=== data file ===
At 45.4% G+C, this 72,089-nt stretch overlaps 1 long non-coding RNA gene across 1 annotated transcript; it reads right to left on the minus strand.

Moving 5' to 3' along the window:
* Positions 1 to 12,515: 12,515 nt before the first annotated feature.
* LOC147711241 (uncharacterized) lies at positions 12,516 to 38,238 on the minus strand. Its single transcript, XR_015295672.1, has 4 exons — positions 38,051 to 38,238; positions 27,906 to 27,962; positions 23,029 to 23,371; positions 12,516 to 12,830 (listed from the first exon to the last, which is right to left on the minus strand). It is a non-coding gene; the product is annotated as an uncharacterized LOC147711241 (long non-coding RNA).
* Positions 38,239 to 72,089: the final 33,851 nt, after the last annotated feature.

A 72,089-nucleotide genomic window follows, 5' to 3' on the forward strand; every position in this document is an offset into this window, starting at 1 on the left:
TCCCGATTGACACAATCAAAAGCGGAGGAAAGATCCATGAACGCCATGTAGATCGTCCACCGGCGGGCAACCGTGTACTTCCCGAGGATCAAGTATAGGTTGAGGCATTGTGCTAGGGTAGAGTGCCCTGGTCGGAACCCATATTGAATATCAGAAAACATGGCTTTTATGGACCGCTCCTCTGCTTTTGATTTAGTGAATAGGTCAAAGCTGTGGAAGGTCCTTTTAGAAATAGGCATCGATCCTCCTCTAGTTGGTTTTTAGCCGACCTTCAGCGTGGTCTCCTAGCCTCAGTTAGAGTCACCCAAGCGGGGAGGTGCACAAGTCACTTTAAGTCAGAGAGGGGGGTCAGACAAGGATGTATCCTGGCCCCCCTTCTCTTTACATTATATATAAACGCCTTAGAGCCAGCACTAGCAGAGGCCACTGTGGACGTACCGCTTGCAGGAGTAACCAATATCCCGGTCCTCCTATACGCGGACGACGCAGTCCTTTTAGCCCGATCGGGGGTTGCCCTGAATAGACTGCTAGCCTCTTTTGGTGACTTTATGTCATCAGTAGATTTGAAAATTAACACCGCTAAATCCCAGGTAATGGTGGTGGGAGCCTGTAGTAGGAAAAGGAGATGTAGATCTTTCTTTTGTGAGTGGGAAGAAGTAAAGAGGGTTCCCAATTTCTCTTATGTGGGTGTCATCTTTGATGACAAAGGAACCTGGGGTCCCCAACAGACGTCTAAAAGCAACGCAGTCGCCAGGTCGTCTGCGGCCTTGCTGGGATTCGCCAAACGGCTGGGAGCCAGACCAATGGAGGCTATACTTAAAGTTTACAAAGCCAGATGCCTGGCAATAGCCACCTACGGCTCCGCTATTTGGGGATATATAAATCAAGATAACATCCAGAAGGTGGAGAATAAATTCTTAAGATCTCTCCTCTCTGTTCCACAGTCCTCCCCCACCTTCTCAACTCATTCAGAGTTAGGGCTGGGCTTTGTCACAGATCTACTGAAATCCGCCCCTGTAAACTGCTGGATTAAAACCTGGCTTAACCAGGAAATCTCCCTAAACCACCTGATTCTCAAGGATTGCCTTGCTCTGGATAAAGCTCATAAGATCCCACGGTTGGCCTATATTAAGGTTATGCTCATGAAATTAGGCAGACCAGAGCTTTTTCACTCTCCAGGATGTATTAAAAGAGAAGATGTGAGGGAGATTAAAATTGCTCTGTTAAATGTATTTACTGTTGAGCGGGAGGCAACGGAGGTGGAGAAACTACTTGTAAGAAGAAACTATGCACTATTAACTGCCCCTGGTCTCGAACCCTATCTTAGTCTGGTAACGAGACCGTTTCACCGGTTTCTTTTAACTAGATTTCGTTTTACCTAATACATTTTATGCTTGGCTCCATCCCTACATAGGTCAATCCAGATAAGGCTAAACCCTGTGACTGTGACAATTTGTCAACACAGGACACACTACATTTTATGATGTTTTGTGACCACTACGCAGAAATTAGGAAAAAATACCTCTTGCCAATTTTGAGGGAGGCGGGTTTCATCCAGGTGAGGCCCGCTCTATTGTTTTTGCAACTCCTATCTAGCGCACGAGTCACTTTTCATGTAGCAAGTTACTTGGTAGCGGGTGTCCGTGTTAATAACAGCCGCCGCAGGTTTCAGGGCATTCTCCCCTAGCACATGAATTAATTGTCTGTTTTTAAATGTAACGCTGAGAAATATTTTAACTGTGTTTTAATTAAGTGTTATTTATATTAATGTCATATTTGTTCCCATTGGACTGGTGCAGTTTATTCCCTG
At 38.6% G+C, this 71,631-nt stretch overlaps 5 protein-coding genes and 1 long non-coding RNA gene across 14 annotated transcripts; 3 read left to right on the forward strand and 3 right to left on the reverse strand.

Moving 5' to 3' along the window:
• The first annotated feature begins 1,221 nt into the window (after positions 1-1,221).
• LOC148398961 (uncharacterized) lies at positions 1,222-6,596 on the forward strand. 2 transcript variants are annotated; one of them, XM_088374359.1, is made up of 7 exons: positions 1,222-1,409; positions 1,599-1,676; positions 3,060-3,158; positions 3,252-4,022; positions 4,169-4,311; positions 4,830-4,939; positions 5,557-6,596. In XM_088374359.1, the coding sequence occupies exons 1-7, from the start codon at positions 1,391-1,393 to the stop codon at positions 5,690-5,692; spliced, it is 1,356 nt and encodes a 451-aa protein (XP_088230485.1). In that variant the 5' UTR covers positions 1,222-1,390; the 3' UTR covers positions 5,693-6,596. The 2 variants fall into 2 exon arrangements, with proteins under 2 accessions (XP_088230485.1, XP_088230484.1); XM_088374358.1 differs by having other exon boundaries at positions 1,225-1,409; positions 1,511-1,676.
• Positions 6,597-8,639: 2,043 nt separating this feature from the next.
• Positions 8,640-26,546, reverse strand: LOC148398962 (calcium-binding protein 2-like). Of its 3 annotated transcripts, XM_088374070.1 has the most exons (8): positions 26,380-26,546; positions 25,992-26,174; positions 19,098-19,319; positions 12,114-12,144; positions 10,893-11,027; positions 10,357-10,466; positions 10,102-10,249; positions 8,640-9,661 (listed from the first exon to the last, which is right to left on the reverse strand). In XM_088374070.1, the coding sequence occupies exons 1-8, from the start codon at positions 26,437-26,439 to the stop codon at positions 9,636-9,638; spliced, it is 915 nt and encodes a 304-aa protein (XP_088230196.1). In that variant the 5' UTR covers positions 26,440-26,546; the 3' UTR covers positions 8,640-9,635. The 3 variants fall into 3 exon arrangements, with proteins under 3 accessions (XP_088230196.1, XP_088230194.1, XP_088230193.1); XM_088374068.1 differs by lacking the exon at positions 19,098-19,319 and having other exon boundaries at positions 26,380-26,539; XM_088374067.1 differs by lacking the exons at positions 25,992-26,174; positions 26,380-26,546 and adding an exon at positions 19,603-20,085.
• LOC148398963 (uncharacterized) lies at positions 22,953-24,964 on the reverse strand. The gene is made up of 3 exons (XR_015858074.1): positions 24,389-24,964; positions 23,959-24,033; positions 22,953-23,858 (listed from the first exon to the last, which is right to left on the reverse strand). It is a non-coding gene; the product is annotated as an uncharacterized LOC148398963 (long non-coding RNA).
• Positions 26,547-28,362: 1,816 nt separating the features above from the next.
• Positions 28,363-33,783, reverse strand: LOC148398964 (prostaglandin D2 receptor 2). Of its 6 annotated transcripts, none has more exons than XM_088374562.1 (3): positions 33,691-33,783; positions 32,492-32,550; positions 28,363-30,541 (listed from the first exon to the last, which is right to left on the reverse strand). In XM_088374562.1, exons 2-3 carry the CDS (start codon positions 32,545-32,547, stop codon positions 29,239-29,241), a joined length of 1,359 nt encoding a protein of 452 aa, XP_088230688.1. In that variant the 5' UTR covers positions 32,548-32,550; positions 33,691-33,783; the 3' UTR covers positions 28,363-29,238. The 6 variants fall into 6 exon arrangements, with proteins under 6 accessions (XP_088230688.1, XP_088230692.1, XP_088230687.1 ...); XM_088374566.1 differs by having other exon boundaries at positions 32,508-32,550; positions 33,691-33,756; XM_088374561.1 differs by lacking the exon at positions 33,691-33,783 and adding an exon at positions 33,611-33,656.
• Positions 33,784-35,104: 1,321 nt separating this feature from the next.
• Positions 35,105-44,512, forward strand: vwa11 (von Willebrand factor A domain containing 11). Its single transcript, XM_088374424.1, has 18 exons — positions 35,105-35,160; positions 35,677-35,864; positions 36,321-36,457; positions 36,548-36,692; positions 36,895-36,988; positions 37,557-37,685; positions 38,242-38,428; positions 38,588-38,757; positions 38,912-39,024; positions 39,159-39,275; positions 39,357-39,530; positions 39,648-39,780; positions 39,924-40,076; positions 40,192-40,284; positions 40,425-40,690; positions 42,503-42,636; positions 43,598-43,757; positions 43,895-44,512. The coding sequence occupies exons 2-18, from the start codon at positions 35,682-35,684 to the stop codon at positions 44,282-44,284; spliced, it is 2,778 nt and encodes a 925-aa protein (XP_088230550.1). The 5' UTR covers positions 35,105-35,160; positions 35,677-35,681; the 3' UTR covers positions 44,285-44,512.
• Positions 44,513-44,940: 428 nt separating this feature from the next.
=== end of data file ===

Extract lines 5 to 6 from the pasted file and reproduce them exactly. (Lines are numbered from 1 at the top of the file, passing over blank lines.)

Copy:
* Positions 38,239 to 72,089: the final 33,851 nt, after the last annotated feature.

A 72,089-nucleotide genomic window follows, 5' to 3' on the forward strand; every position in this document is an offset into this window, starting at 1 on the left: